Friday Candle Lighting: 7:08 PM
Shabbat Ends: 8:06 PM
“This is the law of the metzora.” (14:2)
Two causes of the spiritual affliction called tzara’at were gossip and slander. The Torah considers these sins very grave. Habitual gossip and slander are equivalent to the three cardinal sins of idol worship, murder and adultery. Someone who habituates himself to this kind of speech forfeits his place in the future world. (Erchin 15b)
Primarily, we are physical creatures. At best, our soul is a lodger in the house of the body. We find spiritual concepts abstruse and difficult to grasp. A blood-strewn battlefield makes more of an impression on us than the silent holocaust of character assassination.
For this reason, the metzora is brought to the kohen. This person, who was so cavalier with his words, who did not understand the power of speech, stands in front of the kohen, and with one word the kohen decides his fate: “Tahor “or “Tamei.” He is pronounced as being either “Pure” or “Impure.” Just one word can return him to the society of man, and just one word can banish him to solitude and ostracism.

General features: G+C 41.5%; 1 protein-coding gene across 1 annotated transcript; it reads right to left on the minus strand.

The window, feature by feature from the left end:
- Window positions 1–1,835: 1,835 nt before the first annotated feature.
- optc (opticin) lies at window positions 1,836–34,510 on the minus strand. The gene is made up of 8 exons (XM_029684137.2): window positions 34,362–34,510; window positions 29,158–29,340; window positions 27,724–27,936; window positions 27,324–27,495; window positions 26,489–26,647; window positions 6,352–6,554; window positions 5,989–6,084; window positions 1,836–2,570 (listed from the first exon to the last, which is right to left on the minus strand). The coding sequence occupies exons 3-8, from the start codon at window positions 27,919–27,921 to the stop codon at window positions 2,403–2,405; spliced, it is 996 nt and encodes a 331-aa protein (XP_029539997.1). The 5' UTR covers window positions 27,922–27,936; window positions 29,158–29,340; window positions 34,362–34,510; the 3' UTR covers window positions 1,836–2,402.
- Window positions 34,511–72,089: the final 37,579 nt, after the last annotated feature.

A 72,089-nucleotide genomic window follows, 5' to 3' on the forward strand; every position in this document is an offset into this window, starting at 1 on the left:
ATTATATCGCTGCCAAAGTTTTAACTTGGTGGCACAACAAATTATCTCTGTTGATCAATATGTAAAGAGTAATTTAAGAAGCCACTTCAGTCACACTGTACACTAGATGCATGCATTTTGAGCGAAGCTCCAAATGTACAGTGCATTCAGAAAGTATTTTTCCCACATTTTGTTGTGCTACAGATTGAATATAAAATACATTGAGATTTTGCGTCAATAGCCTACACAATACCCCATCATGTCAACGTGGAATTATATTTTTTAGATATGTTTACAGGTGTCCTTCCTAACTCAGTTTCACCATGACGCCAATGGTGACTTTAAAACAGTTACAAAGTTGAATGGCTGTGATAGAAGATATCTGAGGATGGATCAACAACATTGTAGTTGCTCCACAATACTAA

“For behold, He forms mountains and creates winds; He recounts to a person his conversation.” (Amos 4:13)
Ostensibly, the first half of this verse has little to do with the second. However, the prophet is answering the question, “Of what importance is a word? Words have no substance.”
“…behold, He forms mountains…”
G-d created lofty mountains, vast expanses of impervious rock. “…And creates winds…” — and yet the wind, which has no substance, wears them down to an anthill. “He recounts to a person his conversation.” This fact should remind us that even though our words are as formless as the wind, they have the power to reduce great worlds to nothing.
- Sources: Dubner Magid and Mayana shel Torah in Iturei Torah